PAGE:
'I've been looking at my hand the whole time,' I said happy to forget the nose thing forever, 'and that's why I know I'm not invisible.' I waved my hand in front of me.
'Your brain helped creates the invisibility, so your brain adjusts so you can see yourself. Mirrors are different. Have a look.'
I ran to the mirror, then to another. I was invisible. I could do anything without being seen. I danced an energetic mixture of twerking and slapping my bare legs to express my happiness.
Aunty Billie clapped. 'Ooh, maybe you're right. I should have chosen a larger size.'
'Can you see me?' I asked. 'Please say you can't see me.'
'The battery must have run out while in storage at MI6,' she said. 'Normally they're fine.'
I removed the bracelet and placed it on the table. 'I'm going to change back into my clothes.'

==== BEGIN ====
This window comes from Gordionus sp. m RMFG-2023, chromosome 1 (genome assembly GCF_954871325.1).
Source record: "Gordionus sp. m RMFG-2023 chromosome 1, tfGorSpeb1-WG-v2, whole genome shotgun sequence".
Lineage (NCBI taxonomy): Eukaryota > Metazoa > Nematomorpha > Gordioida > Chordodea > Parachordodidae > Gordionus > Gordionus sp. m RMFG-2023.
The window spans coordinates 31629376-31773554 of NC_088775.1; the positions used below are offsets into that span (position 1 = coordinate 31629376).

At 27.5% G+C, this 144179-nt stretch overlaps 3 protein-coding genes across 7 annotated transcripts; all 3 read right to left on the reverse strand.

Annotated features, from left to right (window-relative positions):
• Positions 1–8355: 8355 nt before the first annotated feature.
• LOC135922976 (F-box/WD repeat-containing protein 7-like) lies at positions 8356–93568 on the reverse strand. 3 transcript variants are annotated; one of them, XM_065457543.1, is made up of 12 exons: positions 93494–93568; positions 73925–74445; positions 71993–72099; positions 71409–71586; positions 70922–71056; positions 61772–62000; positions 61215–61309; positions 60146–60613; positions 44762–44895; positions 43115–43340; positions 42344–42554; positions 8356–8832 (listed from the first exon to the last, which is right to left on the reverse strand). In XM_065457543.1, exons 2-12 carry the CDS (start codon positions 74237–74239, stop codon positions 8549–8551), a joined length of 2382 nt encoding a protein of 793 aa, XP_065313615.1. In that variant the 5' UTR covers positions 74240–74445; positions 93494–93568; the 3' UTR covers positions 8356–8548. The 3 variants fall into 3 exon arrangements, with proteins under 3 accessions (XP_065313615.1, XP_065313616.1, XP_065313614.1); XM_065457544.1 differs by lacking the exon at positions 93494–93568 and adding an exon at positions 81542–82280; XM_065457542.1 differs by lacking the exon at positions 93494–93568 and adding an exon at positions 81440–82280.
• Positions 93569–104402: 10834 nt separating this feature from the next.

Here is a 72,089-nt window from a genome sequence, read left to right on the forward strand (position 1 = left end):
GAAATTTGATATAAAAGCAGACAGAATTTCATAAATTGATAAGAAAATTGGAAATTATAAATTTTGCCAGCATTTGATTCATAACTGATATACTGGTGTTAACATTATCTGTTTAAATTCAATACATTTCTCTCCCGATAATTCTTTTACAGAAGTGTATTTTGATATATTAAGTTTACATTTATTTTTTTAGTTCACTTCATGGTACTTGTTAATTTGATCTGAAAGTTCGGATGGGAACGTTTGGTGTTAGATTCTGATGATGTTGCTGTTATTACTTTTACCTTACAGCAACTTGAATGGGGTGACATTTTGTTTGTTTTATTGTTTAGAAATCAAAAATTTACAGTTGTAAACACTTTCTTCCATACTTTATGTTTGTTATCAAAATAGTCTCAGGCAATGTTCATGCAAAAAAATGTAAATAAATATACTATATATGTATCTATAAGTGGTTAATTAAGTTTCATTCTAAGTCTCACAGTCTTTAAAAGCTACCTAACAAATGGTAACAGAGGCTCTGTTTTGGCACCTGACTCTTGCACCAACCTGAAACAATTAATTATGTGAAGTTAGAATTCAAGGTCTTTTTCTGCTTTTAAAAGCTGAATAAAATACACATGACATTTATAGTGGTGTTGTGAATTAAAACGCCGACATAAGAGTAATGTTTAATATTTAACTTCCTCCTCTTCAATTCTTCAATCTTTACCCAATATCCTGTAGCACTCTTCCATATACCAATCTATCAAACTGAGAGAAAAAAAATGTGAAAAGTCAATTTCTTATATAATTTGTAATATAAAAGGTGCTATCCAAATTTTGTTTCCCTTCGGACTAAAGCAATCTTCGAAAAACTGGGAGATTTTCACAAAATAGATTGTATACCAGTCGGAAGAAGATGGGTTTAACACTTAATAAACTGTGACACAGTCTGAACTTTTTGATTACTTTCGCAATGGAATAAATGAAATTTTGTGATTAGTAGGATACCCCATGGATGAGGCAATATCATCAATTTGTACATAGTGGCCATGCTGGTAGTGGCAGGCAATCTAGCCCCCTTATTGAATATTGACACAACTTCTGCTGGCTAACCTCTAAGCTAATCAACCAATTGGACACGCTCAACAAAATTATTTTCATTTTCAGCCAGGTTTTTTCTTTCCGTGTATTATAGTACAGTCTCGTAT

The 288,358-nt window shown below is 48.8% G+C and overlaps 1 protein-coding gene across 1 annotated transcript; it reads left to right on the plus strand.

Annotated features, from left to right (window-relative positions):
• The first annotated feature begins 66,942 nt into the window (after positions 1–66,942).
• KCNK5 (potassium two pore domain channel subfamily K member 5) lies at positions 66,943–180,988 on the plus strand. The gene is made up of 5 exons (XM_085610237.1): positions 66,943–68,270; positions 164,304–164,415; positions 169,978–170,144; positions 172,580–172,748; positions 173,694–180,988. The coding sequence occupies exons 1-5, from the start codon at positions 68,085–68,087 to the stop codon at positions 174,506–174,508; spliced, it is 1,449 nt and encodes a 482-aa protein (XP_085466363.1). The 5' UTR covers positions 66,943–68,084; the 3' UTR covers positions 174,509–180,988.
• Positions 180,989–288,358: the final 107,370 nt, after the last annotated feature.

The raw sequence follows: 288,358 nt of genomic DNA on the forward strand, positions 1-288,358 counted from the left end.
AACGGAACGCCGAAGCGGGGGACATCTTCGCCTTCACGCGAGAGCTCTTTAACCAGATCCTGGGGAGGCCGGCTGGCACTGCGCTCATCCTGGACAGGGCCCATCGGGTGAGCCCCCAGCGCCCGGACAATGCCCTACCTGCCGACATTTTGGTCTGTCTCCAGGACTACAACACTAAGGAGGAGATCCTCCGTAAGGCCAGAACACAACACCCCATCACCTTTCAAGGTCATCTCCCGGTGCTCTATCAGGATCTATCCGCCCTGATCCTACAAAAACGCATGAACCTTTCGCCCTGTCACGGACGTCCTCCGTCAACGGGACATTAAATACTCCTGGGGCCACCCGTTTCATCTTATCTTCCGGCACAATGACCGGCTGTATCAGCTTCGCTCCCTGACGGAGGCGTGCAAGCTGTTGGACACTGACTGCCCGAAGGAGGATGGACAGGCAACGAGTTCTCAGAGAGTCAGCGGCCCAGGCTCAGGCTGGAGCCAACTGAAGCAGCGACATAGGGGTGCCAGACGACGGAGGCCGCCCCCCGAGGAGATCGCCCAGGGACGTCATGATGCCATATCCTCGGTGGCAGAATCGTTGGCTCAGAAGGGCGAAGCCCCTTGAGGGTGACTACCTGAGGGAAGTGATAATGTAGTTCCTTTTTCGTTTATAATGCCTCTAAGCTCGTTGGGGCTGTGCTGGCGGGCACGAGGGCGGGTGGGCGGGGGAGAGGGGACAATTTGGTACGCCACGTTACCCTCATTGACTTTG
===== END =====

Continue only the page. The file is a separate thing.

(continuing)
'Yes, please. You stayed invisible for longer than a minute,' Aunty Billie said, 'and no side effects. It's interesting because only the gadget creator could stay invisible longer than a minute.'
'How long could he stay invisible?'
'Ten minutes, before the side effects kicked in.'
'Maybe it's because I'm so brainy.'
'Well, the technicians at MI6 are all pretty much geniuses. So, no it's definitely not that.'
'Oh, thanks. Way to let me down easy.' I folded the shorts and placed them in the green rucksack. 'So are there any more gadgets?'
She nodded and leaned forward. 'Hopefully, you'll solve the bully problem with this gadget. I think there are three more and a special one, called the Devastator.'
'Ooh. That sounds dangerous.'
'Maybe, because the scientists always look nervous whenever I mention it.' She opened the front door and checked down both sides of the street. 'It's the only one I haven't seen as it's stored in the Special Access Programme. And only the Head of MI6 or the Secretary of Defence have access.
She plugged the bracelet into a standard phone charger. 'After school tomorrow meet me in the funfair on the common.' She took my hand. 'It's absolutely essential I return the gadget before my supervisor does her daily stock check. Or else…I don't want to think about that.'